When prayer and physical therapy didn’t work, I found myself sitting on the examination table for a pre-op appointment. At 34 years old, the doctors agreed I was too young for a knee replacement. In fact, I was also “too young” to have a joint completely immobilized by osteoarthritis. Yet here we were. The surgeon proposed a cocktail of procedures that he hoped would give me full, athletic mobility back. The walls of his office were covered in pictures of athletes, signed with expressions of gratitude which vouched for his promises. When he asked me if I could take two weeks off from work, I’d imagined myself walking fifteen days later. After all, he noted, my triathlete body was in great shape for recovery.
Presence or absence is measured by a test. The tensile toughness of an object is measured by striking it with a weighted pendulum.
The real world I awoke to post-surgery was entirely different. I spent the two weeks off work flat on my back with my leg in a machine that slowly bent and straightened my leg for eight hours a day. By day fifteen, stir-crazy and behind my unrealistic recovery timeline, the offer of crutches seemed like a godsend. I discovered, to my deep disappointment, that the effort of using them exhausted me. Yet I was determined to go back to work. Bullishly I pushed through my hour-long bus commute, but by the time I arrived, I needed a nap. Early recovery didn’t look like heading back to the gym. It looked like barely making it to my office chair. I would be in PT for a full year before I could walk without a hitch and take stairs foot over foot. When I finally resumed athletic training, I couldn’t help but focus on what I couldn’t do or how much faster I used to be able to do it.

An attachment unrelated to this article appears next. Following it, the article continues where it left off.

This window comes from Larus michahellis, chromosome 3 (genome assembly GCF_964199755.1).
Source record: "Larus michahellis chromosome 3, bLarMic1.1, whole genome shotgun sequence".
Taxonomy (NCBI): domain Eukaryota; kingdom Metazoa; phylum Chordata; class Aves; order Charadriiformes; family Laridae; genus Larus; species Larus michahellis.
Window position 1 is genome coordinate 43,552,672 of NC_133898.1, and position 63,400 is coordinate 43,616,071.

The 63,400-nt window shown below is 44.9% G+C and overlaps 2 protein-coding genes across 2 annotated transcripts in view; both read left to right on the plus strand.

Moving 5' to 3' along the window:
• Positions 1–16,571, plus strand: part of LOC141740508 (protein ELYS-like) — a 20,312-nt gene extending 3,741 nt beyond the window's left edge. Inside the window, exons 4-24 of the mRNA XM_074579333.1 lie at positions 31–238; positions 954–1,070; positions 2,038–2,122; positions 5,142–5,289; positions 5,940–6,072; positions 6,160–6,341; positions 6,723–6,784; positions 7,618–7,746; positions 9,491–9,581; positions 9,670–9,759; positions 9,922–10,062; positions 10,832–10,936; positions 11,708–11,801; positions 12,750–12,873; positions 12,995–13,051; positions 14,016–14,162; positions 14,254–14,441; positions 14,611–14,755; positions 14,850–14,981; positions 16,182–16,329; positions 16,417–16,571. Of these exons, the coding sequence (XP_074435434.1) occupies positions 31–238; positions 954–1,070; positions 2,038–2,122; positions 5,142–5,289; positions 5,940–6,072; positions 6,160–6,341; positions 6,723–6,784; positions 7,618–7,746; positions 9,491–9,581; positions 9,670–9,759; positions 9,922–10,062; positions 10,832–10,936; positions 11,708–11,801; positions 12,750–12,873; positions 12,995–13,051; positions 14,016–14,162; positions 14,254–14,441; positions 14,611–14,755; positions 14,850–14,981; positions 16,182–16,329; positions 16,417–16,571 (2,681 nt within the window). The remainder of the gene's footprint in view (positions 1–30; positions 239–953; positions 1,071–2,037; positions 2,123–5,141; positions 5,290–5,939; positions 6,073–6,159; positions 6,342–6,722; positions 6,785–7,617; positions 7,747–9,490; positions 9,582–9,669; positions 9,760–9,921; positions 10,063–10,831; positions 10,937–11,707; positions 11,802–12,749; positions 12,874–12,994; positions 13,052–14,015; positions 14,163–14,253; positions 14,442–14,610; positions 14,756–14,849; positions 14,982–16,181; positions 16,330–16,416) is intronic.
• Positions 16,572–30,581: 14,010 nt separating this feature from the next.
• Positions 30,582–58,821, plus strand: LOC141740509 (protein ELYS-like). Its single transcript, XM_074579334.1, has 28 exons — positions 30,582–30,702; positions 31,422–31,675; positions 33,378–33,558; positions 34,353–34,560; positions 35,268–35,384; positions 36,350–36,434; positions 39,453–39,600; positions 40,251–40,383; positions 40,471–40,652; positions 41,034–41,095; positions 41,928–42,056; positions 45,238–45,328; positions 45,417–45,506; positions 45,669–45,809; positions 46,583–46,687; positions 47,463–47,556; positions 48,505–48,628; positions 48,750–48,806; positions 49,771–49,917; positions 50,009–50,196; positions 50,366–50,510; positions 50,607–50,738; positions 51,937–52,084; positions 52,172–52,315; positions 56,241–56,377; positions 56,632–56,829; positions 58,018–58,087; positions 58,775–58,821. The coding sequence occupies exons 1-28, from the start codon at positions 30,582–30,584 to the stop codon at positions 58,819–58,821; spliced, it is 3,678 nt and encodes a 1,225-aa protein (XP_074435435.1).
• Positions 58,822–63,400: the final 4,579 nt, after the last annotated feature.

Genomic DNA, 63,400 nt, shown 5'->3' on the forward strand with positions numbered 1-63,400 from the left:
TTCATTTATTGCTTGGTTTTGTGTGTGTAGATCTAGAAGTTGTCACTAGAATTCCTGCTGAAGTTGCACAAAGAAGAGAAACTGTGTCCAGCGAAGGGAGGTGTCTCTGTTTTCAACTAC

Toughness is a value, a measure of how much a material can take. How much violence can it absorb before rupturing?
When prayer didn’t work to heal my sexual orientation either, I found myself sitting on the comfy couch of a cozy therapist’s office. In the aftermath of realizing my attraction to women was incurable, I knew I needed to accept myself before my self-hatred swallowed me whole. Yet I was determined to keep the rest of my identity intact. I came out to my husband with no intention of divorcing him. My husband and I opted to try an open relationship to make our new reality work. I worried about the church’s willingness to stand by us in that decision—the more canonical compromise being lifelong celibacy. But I rationalized that the folks at church cared for us, some of them deeply. I convinced myself they would come around. I came out to the folks in my church, continuing to attend every Sunday.
Science swings its carefully calculated wrecking ball and after repeated blows, those able to return to their shape are awarded a number in joules.